Is it not amazing that a small germ of life can be kept alive—sometimes for hundreds of years—inside a protective case where it waits, patiently, for the right conditions to germinate? Is it not stretching the imagination when we are told of a seed that germinated after a 2,000-year sleep? Yet this is what has happened.
The story begins with several seeds of the Judean date palm (Phoenix dactylifera) found by archaeologists studying the ruins of King Herod’s castle fortress Masada on the shores of the Dead Sea. Small fragments of the seedcase of two of these date seeds were used for carbon dating. The remaining three were planted—and of these one grew, a seedling that they named Methuselah after the biblical character, Noah’s grandfather, who was said to have lived for 969 years.
Although Methuselah is the oldest seed to have been woken from a long sleep, there are other very old seeds that have germinated, such as the single lotus seed (Nelumbo nucifera) found in China in an ancient lake bed and carbon-dated at 1,288 years, plus or minus 271 years. Another seed—of the flowering perennial Canna compacta, carbon-dated at about 600 years old—had survived for goodness knows how long in a walnut shell that was used for a ceremonial rattle.
And then there is the delightful story of some seeds collected in China in 1793 that were housed in the British Museum. These seeds, at least 147 years old, started to germinate in 1940 when they were accidentally “watered” by a hose used to extinguish a fire!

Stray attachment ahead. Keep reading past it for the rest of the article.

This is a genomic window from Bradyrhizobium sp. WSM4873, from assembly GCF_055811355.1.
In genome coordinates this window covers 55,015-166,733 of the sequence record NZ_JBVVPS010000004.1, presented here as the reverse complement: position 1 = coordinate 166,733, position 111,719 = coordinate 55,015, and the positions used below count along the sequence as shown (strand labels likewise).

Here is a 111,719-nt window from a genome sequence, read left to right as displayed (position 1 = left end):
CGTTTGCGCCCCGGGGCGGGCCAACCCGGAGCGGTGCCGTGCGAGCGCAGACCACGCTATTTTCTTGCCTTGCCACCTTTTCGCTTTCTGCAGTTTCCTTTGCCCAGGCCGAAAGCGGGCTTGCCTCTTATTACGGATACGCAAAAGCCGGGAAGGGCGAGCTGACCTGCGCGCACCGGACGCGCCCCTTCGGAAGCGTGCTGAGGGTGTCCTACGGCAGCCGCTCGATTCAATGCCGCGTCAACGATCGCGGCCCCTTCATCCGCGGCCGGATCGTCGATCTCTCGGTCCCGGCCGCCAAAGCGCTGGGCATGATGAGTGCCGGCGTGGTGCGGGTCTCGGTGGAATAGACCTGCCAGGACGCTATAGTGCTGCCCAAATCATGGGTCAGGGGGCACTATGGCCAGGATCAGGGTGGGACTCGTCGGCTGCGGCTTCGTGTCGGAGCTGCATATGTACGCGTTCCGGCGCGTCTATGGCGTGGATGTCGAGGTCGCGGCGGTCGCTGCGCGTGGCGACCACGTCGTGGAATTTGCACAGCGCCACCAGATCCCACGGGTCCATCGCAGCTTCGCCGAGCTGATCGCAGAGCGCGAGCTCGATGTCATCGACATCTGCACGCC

A miracle of a different sort took place when a couple of seeds of an extinct plant, Cylindrocline lorencei, a beautiful flowering shrub, were—quite literally—brought back from the dead. In 1996 only one individual plant remained, growing in the Plaine Champagne area of Mauritius. And then this last survivor died also. The only hope for saving the species lay in a few seeds that had been collected by botanist Jean-Yves Lesouëf 14 years before and stored in Brest Botanic Garden in France. Unfortunately, however, all attempts to germinate these seeds failed.
But plant people do not easily give up. Using new techniques, horticulturists found that small clusters of cells in the embryo tissue of just one or two of the seeds were still alive. Eventually, painstakingly, three clones were produced. And finally, in 2003, nine years from the beginning of their efforts, those three clones flowered—and produced seeds!
When I visited Kew, horticultu- ralist Carlos Magdalena showed me their plant, donated by the botanical gardens in Brest, derived from one of those original clones. As I looked at it I felt a sense of awe. What an example of the determination and perseverance of the horticulturists—and thank goodness for the intrepid botanists who have collected seeds around the world and, in so many cases, saved precious life-forms from extinction. Plans are now underway to return Cylindrocline lorencei to its faraway home on Mauritius.
While I was still gazing at this plant, Carlos smiled and said, “This is like if tomorrow we find a frozen mammoth in Siberia and even though the mammoth is dead, a few cells in the bone marrow are still alive and from it a whole mammoth can be cloned.”
Almost one year later, I heard how Russian scientists, led by Svetlana Yashina, had been able to regenerate a plant from fruit tissue that had been frozen in the Siberian permafrost for over 30,000 years! This plant, miraculously given new life, has been called Silene stenophylla. And, most exciting of all, it is fertile, producing white flowers and viable seeds.